If I had a mind to, I could watch Law & Order, in its many incarnations, in first runs and reruns, all night long from now until my eyes fell out and never see the same episode twice.
I've grown to like these programs, perhaps because of their ever-constant bombardment from the screen, and I often have a tough time remembering that they're all just entertainment.
I'm not quite able to suspend my belief completely, however, having spent many working hours covering the police station and the courthouse. I am amazed that the characters in these crime dramas can investigate a murder scene, arrest suspects and find them guilty in court - all in 60 minutes (minus commercials, promos and closing credits, of course).
Then, as I turn off the tube, I am a bit irritated. I can't quite shake the realization that these programs, no matter how riveting, have nothing to do with reality. Give a police officer, a coroner or a prosecuting attorney only one hour to handle a case, and he or she wouldn't even start the paperwork.
Justice takes time, money, shoe leather and sometimes just plain luck. Even when a real criminal or court case finally ends after months or years, it is difficult for the law-and-order folks to see the immediate results. Did we actually win the case? That's winning?
It's too bad reality can't take a cue from television. Sixty minutes would be much better for everyone than the long hours that prosecutors, defense attorneys, judges, law enforcement officers and countless others pour into a real case. I wish life were like Perry Mason.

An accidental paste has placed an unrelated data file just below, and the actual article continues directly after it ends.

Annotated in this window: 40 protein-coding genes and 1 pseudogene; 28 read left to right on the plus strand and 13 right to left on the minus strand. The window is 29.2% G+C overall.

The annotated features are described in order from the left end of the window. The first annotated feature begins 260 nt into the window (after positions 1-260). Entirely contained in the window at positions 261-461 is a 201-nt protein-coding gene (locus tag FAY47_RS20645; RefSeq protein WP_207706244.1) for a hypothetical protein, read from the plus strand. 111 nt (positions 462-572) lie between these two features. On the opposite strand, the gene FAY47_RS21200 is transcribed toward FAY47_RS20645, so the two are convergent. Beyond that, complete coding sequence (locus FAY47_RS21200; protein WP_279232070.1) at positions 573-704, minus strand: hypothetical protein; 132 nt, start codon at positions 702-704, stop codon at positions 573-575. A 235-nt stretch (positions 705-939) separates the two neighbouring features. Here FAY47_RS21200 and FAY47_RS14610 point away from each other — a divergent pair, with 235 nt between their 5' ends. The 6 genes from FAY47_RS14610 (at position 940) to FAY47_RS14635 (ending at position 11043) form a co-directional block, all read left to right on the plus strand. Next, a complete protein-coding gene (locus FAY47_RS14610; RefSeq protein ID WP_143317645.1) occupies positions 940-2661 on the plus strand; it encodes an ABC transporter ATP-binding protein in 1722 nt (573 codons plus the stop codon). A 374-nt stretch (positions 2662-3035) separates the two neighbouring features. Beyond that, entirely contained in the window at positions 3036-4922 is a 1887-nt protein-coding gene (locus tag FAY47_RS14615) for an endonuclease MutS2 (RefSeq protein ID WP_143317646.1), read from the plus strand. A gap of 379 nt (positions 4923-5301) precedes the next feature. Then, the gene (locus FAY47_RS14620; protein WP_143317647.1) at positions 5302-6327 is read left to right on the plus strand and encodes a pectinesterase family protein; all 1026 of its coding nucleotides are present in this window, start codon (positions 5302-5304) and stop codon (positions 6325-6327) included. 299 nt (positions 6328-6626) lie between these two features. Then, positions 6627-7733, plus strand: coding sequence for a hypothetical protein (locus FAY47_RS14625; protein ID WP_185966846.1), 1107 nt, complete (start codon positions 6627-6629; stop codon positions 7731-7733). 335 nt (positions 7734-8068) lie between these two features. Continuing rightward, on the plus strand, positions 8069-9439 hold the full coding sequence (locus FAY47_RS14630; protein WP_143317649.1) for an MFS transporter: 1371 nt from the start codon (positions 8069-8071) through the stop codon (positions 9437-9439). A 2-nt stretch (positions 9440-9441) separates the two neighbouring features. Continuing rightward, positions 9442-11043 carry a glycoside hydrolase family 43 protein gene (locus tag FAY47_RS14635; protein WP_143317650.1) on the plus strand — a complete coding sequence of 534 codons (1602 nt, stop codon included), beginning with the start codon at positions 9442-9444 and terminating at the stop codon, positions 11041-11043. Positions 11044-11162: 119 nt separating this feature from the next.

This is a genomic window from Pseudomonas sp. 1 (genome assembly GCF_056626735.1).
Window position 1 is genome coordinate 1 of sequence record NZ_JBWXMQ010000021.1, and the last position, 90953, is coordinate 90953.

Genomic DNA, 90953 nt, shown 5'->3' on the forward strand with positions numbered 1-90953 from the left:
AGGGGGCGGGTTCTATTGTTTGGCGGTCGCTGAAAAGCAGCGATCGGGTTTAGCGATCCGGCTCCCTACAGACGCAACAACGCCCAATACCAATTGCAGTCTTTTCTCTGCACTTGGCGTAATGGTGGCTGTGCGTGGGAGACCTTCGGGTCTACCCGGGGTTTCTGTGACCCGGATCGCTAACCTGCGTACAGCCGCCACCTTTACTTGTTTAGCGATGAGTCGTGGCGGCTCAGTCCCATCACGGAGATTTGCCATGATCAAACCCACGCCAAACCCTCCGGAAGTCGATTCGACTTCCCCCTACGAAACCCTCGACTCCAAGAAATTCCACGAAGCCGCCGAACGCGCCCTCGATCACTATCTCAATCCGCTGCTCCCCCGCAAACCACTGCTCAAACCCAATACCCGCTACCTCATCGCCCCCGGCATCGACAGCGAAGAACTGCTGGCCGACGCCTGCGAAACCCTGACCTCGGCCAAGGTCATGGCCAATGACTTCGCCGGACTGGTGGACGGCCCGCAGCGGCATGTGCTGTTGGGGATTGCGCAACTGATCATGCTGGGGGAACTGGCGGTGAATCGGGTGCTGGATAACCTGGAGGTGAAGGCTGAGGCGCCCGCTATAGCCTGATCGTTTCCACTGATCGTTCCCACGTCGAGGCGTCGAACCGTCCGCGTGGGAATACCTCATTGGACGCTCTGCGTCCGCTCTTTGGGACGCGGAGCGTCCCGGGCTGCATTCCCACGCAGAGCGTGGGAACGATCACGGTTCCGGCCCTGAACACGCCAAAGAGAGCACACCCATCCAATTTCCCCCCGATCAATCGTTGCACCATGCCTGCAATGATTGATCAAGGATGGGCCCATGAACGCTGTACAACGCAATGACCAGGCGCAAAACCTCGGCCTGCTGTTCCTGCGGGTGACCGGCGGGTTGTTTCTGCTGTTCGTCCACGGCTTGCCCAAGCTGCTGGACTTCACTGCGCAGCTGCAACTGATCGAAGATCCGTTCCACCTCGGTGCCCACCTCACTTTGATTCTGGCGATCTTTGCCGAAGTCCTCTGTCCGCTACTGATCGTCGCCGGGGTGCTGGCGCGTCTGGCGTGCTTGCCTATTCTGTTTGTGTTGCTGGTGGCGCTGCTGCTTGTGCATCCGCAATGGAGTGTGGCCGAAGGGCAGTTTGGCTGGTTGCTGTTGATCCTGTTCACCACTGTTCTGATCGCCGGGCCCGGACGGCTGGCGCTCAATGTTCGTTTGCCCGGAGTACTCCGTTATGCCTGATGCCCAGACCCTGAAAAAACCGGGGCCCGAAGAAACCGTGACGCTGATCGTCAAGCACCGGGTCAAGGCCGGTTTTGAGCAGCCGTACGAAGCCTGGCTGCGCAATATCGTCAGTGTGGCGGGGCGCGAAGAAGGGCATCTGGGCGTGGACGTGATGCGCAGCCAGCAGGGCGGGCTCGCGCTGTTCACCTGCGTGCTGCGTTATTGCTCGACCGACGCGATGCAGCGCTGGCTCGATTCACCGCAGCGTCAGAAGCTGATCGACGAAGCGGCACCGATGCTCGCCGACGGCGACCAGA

In that vintage program, Perry was a lawyer who knew the best offense is a good defense. No matter how guilty his client looked, Perry always won after turning the tables on the poor prosecutor at the last minute.
As each episode's tense trial reached its conclusion, viewers knew Perry would prove that the witness was the real culprit; or, even better, his legal eagling would prompt someone else in the courtroom - a minor player in the case so far - to jump to his feet and confess.
That meant, of course, that the guest star was suddenly acquitted and that the district attorney, who had been prosecuting an innocent citizen - again - maintained intact his record of straight losses. Somehow, though, he kept his job and would return the next week.
Viewers didn't care. Someone had been proved innocent, sure, but the real killer would be going to prison for a long time. The scales of justice maintained their balance. Fade to commercial.
That was justice in a nutshell, the 1950s equivalent of Law & Order. The viewers couldn't fast-forward a few months to see what happened next to the people involved in that episode of Perry Mason. We never saw what became of the guy who confessed in the court.
Maybe he ended up hiring a good attorney (Perry, perhaps?) and changing his plea to not guilty, necessitating another long trial and the difficult task of seating 12 impartial jurors who hadn't been prejudiced by coverage of the defendant's sensational courtroom confession.
Or let's say he eventually was convicted. The viewers never had to endure the endless appeals that tied up the case for years, keeping the bad guy from death row and the victim's family from closure.
No, it's not that easy, simple or quick. Let's not forget that television serves up justice in a microwave oven, but we have to wait for the slow cooker of life.
Reach Glynn Moore at (706) 823-3419 or firstname.lastname@example.org.